Date of Conferral



Doctor of Education (Ed.D.)




Casey Reason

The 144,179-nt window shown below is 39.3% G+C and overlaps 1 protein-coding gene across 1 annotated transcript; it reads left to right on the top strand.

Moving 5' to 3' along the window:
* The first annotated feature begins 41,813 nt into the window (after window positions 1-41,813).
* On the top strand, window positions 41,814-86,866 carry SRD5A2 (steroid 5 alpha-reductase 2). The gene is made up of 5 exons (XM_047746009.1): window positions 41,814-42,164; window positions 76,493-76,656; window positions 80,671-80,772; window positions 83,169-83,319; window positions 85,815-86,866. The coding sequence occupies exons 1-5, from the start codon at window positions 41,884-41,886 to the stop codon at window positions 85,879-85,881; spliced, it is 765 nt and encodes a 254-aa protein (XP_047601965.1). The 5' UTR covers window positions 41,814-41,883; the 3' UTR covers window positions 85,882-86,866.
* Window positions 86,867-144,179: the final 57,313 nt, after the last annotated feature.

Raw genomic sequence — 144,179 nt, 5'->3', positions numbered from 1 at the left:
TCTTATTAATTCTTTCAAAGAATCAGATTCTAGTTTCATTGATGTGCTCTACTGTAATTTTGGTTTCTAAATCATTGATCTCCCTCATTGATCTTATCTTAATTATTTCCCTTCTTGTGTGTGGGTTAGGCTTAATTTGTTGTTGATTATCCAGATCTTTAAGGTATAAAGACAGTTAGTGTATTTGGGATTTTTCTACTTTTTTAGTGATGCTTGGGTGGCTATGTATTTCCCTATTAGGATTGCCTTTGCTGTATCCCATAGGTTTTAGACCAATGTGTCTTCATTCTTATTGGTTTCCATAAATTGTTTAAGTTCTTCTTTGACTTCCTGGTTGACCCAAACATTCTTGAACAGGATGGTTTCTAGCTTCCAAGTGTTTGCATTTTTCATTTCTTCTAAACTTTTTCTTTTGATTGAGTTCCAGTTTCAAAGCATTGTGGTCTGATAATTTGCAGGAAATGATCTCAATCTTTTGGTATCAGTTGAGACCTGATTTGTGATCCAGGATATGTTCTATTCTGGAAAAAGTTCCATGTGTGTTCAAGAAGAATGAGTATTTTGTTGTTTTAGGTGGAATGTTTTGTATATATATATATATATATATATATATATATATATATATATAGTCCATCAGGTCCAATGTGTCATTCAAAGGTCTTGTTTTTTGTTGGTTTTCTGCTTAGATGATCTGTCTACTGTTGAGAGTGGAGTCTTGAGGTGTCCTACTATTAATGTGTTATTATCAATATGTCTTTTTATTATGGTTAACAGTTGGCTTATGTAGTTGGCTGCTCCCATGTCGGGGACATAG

While much is known about the benefits of professional learning communities as supportive structures for teaching teams to work together to increase student learning opportunities, team development requires strong administrators and teacher leaders. The purpose of this study was to explore teacher leaders' perceptions of the strengths and weaknesses of professional learning communities in the middle school setting. With a foundation in constructivist and organizational learning theories, differences in teacher leaders' perceptions were investigated based on gender, number of years teaching at the schools, and number of years on the school leadership team. Within a nonexperimental, quantitative research design, 380 participants were invited and 127 responded to the Professional Learning Communities Assessment-Revised (PLCA-R) survey. A t test for independent samples was used to examine gender differences, and one-way ANOVAs were used to analyze differences in perceptions based on number of years teaching and number of years on the school leadership team. The results revealed no statistically significant differences for any of the variables on any of the PLCA-R domains, but there was a statistically significant difference (p = .013) in the PLCA-R overall scores for years of teaching experience. The information from these overall scores reflects a strong relationship between the number of years teaching, either 6-10 or 11+, and the domains in the survey. Results of this study add to the research on middle school professional learning communities and may contribute to positive social change by providing information on the perceived strengths and weaknesses that exist in professional learning communities.

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